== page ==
This year for my youngest son’s fourteenth birthday, I let his eight best friends sleep over my house. While. I. Was. The. Only. Adult. In. The. House
You don’t know me, but I’m generally a fairly rational woman, if a bit eccentric. But when he asked if his pals could sleep over for an all-night video game and pizza extravaganza, I expected maybe three boys to come over. As he looked at his friend group, though, it was increasingly clear he really did have a core group of eight guy friends and it would be hard to leave anyone out.
The thought crossed my mind to suggest a different type of birthday party idea. One someplace else—outside my house. Where someone else would deal with the discarded pizza boxes and spilled sodas. Some activity, like going to the movies. But, having taken leave of my senses, I nixed that.
I thought about it, really. Long and hard. And I came to a couple of conclusions.
First, I was grateful that I knew these eight boys. Yes, they can make me crazy with roughhousing and the fact that they don’t know what an inside voice is. Or because they can each devour a pizza but will take one sip of a soda can and never finish it. They are great kids. And I know I am lucky that they are close to my son and have each other’s backs in the turbulence of adolescence.
I also realized that regardless of whether it was four boys or nine total, I was not going to get any significant sleep that night. And this, frankly, is the price of parenthood. So I figured my son might as well have them all there.
Most significantly, he is my youngest child. His three siblings are all adults. I know better than most how fleeting childhood is. He now has to shave and he wears size-twelve shoes. This was truly going to be the last sleepover.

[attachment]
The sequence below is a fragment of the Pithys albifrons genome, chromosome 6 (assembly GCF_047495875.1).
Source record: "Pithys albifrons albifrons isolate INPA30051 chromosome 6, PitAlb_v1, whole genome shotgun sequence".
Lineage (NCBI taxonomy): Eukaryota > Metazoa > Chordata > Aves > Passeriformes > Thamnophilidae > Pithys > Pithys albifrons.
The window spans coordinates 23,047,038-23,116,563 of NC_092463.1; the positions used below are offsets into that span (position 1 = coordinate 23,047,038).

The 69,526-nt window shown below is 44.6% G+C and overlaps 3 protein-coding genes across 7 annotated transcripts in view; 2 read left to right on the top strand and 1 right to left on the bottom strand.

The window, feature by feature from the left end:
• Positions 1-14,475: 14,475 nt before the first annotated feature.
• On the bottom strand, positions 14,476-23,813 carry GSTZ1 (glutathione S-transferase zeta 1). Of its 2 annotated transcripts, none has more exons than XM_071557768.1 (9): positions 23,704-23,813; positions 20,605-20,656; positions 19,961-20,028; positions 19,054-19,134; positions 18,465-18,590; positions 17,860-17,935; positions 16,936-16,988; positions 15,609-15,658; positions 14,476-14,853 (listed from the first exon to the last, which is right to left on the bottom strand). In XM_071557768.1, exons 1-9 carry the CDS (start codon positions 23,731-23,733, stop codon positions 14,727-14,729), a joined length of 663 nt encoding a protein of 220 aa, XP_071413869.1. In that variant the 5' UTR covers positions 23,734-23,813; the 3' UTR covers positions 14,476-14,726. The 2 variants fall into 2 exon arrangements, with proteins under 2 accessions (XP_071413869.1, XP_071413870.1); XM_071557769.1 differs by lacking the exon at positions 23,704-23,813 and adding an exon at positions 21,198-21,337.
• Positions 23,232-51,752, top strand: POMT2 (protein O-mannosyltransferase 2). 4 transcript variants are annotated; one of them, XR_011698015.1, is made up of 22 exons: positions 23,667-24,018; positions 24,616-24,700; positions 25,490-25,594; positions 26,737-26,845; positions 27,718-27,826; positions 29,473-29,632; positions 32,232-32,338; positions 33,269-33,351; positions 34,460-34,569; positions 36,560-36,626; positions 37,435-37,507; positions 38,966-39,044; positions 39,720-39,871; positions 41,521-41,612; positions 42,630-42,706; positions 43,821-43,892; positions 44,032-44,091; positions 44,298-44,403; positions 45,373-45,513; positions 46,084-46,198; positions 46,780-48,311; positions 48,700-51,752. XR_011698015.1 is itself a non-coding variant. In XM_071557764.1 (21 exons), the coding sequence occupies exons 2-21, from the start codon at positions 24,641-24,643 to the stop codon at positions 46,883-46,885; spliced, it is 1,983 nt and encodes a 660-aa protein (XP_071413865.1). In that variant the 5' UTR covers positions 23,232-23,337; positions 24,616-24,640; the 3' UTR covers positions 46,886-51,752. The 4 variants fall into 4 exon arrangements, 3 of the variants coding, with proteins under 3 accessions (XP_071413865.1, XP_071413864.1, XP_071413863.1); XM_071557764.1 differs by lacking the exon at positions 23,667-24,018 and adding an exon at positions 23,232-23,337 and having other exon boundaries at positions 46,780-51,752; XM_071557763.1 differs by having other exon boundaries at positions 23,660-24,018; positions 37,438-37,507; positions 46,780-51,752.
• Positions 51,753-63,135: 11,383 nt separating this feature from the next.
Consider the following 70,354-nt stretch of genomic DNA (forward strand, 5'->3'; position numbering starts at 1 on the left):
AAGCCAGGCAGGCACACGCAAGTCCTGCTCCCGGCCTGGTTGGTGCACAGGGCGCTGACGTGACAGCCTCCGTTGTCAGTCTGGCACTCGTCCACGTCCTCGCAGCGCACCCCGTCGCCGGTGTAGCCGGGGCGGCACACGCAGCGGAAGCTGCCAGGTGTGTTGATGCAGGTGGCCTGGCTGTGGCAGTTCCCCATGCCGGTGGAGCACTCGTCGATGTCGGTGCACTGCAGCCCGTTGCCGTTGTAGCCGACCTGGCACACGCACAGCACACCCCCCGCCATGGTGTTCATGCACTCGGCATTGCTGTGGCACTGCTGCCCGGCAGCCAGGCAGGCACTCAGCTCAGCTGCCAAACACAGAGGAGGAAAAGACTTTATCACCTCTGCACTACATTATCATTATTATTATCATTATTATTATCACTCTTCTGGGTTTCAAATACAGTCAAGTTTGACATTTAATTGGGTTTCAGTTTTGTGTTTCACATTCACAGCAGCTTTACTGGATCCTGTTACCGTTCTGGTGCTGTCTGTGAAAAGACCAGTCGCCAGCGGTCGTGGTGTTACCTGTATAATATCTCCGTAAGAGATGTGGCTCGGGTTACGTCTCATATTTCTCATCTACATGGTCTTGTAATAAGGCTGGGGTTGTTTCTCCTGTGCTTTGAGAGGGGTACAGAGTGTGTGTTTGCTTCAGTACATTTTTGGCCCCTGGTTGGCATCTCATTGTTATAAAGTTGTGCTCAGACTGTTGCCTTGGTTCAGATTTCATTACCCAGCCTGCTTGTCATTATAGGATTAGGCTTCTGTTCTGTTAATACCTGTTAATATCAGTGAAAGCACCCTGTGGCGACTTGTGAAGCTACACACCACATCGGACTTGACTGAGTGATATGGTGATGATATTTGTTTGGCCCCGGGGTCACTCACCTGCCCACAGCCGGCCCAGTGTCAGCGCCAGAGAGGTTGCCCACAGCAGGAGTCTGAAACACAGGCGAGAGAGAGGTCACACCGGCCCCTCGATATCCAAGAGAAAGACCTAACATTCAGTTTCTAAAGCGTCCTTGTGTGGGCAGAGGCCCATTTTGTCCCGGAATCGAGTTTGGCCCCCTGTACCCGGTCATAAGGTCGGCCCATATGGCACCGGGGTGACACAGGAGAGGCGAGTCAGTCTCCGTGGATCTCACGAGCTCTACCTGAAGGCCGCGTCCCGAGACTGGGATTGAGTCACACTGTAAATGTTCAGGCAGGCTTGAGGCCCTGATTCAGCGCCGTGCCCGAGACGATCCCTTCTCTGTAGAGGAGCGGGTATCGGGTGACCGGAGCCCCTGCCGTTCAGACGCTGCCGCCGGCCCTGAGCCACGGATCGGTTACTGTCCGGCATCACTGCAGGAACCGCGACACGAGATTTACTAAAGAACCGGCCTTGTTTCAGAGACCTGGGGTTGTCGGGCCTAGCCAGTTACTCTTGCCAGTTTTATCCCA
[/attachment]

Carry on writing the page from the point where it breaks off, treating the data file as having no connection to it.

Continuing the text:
Oh, I know he’ll have friends sleep over next year when he starts high school. But this kind of adolescent last hurrah is one of his last good-byes to his childhood. Birthday parties will change soon. I wanted him to have this night with his friends, almost as a farewell to the more innocent years of sodas and pizzas, video games and fart jokes.
There is a Rubicon kids cross over. Once they do, they cannot come back again, except in memories.
Sleepovers, with all their sleepless insanity, will be cast aside in favor of going out to restaurants and teen parties. And I want to hold on for these last precious moments—to this moment, when he is right on that cusp of manhood.
I bought fifty dollars of pizza. A case or two of sodas. Enough chips to open my own convenience store.
I had to break up two roughhousing incidents. More than once, it sounded like they might crash through the wall of the den.
My couch looked like something out of a frat house. I’m still finding chip crumbs places.
They never went to sleep.
Neither did I.
But knowing that in the last vestiges of childhood, my son had his pals with him to celebrate his birthday and make memories filled me with joy. A tired joy, but joy nonetheless.
It was only a sleepover. But it was the last sleepover before he moves on to the next stage of his life.